POCATELLO – A $1 million-plus anatomy and physiology laboratory upgrade and the installation of an $87,000 virtual dissection table will provide a major boost to the already exceptional quality of anatomy and physiology classes taken by hundreds of Idaho State University students each semester on the Pocatello campus.
Both projects are slated for completion by the start of fall semester.
The existing anatomy and physiology laboratory located in the ISU Gale Life Science Building was updated with new ventilation, heating, cooling and lighting, and was “completely gutted and remodeled” and has new ceiling tiles, flooring and cabinets. Its refrigerated area has been expanded and upgraded and now has the capacity to hold eight cadavers.
“It is going to be a beautiful space with great ventilation and new surgical lights to really enhance the student experience, ” said Doug Simpson, project manager and environmental and safety manager for ISU Facilities Services. “The ability for our professors to teach in the cadaver lab is greatly enhanced by the improvements.”
The $1.08 million funding for the cadaver laboratory improvements came from the Idaho Permanent Building Fund. Anatomy and physiology is a required course for many biological science and health professions students. More than 20 sections of undergraduate classes use the A&P laboratory each semester and it is used by a variety of other graduate and undergraduate courses.
“The complete overhaul and improvement of the A&P laboratory have modernized it and make it a much better space to teach students,” said Jeffrey Meldrum, ISU professor of anatomy and physiology. “Working with real cadavers in our A&P lab is a tremendous and valuable opportunity for our students and is an essential experience for them.”
In addition to the remodel and improvement of the A&P lab, ISU has purchased an $87,000 Anatomage Table that can be used for virtual dissections. The Anatomage Table is “billed as most technologically advanced anatomy visualization system for anatomy education.” Two of these tables have also been installed in the L.S. and Aline W. Skaggs Treasure Valley Anatomy and Physiology Laboratories at the ISU-Meridian Health Science Center.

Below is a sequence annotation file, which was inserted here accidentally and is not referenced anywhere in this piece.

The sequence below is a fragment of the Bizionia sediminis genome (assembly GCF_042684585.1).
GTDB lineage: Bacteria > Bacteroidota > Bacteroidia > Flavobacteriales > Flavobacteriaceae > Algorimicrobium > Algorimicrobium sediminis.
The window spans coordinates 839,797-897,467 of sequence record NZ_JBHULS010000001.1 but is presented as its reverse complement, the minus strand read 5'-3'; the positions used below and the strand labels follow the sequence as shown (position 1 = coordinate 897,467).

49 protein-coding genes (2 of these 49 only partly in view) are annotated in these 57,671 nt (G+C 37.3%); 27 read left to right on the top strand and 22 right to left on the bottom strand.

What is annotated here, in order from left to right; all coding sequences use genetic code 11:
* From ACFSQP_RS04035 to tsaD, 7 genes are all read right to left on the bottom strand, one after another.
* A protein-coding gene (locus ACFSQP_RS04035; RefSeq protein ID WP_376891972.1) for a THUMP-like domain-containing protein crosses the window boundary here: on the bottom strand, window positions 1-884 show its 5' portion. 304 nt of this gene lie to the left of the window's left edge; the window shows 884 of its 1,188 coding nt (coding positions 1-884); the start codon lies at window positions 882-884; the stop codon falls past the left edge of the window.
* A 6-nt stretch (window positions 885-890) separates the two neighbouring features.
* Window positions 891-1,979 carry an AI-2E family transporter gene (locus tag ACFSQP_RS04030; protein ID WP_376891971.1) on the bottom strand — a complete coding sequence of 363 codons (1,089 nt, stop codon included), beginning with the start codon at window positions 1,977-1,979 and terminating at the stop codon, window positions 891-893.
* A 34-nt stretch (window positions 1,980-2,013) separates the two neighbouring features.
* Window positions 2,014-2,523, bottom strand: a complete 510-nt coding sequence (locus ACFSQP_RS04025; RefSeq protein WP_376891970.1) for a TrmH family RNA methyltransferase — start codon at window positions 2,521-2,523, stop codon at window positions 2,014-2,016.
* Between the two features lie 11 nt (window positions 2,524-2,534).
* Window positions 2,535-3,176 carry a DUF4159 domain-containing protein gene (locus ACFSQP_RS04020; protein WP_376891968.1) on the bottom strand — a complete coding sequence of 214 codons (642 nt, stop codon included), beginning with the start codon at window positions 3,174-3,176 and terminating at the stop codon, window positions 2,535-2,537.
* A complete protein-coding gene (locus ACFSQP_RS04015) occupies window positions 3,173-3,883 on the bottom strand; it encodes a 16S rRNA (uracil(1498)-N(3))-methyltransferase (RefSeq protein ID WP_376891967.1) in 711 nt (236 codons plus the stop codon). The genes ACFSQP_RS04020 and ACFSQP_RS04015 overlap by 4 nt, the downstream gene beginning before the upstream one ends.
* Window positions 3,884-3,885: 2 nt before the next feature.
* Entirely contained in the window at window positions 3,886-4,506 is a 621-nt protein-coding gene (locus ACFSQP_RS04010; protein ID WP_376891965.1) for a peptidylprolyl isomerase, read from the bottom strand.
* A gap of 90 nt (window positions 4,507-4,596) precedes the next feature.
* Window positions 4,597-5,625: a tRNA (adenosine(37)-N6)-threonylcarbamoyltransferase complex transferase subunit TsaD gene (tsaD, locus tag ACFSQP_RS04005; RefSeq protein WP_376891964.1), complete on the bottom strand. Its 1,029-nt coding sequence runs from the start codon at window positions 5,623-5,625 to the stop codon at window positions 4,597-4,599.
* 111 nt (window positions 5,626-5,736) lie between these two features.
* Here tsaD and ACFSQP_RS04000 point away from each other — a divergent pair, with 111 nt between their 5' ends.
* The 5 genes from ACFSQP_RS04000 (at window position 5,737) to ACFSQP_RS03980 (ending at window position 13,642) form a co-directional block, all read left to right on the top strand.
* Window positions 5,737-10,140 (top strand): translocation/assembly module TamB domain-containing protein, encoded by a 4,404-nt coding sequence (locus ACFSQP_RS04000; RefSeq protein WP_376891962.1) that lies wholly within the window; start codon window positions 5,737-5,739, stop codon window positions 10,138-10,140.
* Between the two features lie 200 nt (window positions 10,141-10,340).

This “all-in-one, touch-interactive” 3-D display system represents a joint effort between the ISU Division of Health Sciences Physician Assistant program and the ISU College of Science and Engineering’s Department of Biological Sciences. The Physician Assistant program purchased the table that will be housed and managed by the ISU biological sciences department. The Idaho Dental Education Program at ISU and the ISU Department of Physical and Occupational Therapy are also contributing resources to this project.
“The Anatomage Table will be extremely valuable to physician assistant students, but we’re also happy to support biological sciences for all the support that department offers the Division of Health Sciences,” said Paula Phelps, program director of the Department of Physician Assistant Studies.
Although ISU professors stressed that a virtual anatomy laboratory cannot replace working with a real cadaver, the use of the Anatomage Table can enhance and augment learning. The Anatomage Table will display true human gross anatomy in real-life size. Anatomage users can virtually dissect a human cadaver or animal and examine its muscles, tissues, organs, bones and other structures in 3-D and 4-D.
“In addition to this instrument providing a state-of-the-art anatomy teaching tool, it will also provide an excellent resource for local high school students that routinely tour the biological sciences department as well as an opportunity to engage the local health and medical community,” said Mark Austin, chair of the ISU biological sciences department.
ISU’s Anatomage Table comes with a human anatomy digital library module that includes more than 120 pathological examples of diseases or conditions, and a dental anatomy digital library with scores of pathological examples, that allow students to not only dissect normal gross anatomy, but also experience abnormal pathologies, such as examining a bone fracture or type of cancer. Anatomage also has interactive 4-D scans that can be used to visualize respiration and beating heart scans . The Anatomage can also be connected to projectors to enhance lectures, or its images can be broadcast to other locations.
“It doesn’t replace a cadaver experience, but it is a valuable supplement to it,” said Curtis Anderson, ISU biological sciences professor who is managing the installation of the Anatomage on the Pocatello campus.